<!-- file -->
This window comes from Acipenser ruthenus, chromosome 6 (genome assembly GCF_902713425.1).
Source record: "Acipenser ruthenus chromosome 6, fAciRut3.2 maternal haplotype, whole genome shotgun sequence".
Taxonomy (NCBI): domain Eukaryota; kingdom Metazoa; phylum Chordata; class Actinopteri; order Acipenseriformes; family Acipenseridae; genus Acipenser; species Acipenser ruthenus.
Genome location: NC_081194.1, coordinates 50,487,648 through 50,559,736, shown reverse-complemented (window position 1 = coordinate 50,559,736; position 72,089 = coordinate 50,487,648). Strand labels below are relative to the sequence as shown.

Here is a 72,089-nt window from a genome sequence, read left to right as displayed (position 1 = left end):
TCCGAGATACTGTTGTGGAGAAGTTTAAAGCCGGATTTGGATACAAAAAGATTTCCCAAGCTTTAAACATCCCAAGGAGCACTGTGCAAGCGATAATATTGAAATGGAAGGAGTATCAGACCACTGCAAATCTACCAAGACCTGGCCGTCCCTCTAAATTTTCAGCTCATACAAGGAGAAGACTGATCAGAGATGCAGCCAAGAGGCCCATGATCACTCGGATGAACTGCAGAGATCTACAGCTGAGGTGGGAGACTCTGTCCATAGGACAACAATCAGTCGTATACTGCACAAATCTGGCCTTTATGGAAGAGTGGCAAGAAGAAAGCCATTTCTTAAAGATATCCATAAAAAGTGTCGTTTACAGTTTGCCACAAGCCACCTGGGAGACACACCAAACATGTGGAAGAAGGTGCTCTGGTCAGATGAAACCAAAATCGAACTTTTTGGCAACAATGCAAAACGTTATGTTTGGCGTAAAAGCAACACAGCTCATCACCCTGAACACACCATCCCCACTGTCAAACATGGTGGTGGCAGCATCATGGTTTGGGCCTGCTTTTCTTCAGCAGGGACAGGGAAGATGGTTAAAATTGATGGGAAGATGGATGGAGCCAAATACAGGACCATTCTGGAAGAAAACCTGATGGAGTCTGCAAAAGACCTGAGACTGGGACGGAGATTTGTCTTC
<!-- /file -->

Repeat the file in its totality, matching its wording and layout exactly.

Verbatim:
This window comes from Acipenser ruthenus, chromosome 6 (genome assembly GCF_902713425.1).
Source record: "Acipenser ruthenus chromosome 6, fAciRut3.2 maternal haplotype, whole genome shotgun sequence".
Taxonomy (NCBI): domain Eukaryota; kingdom Metazoa; phylum Chordata; class Actinopteri; order Acipenseriformes; family Acipenseridae; genus Acipenser; species Acipenser ruthenus.
Genome location: NC_081194.1, coordinates 50,487,648 through 50,559,736, shown reverse-complemented (window position 1 = coordinate 50,559,736; position 72,089 = coordinate 50,487,648). Strand labels below are relative to the sequence as shown.

Here is a 72,089-nt window from a genome sequence, read left to right as displayed (position 1 = left end):
TCCGAGATACTGTTGTGGAGAAGTTTAAAGCCGGATTTGGATACAAAAAGATTTCCCAAGCTTTAAACATCCCAAGGAGCACTGTGCAAGCGATAATATTGAAATGGAAGGAGTATCAGACCACTGCAAATCTACCAAGACCTGGCCGTCCCTCTAAATTTTCAGCTCATACAAGGAGAAGACTGATCAGAGATGCAGCCAAGAGGCCCATGATCACTCGGATGAACTGCAGAGATCTACAGCTGAGGTGGGAGACTCTGTCCATAGGACAACAATCAGTCGTATACTGCACAAATCTGGCCTTTATGGAAGAGTGGCAAGAAGAAAGCCATTTCTTAAAGATATCCATAAAAAGTGTCGTTTACAGTTTGCCACAAGCCACCTGGGAGACACACCAAACATGTGGAAGAAGGTGCTCTGGTCAGATGAAACCAAAATCGAACTTTTTGGCAACAATGCAAAACGTTATGTTTGGCGTAAAAGCAACACAGCTCATCACCCTGAACACACCATCCCCACTGTCAAACATGGTGGTGGCAGCATCATGGTTTGGGCCTGCTTTTCTTCAGCAGGGACAGGGAAGATGGTTAAAATTGATGGGAAGATGGATGGAGCCAAATACAGGACCATTCTGGAAGAAAACCTGATGGAGTCTGCAAAAGACCTGAGACTGGGACGGAGATTTGTCTTC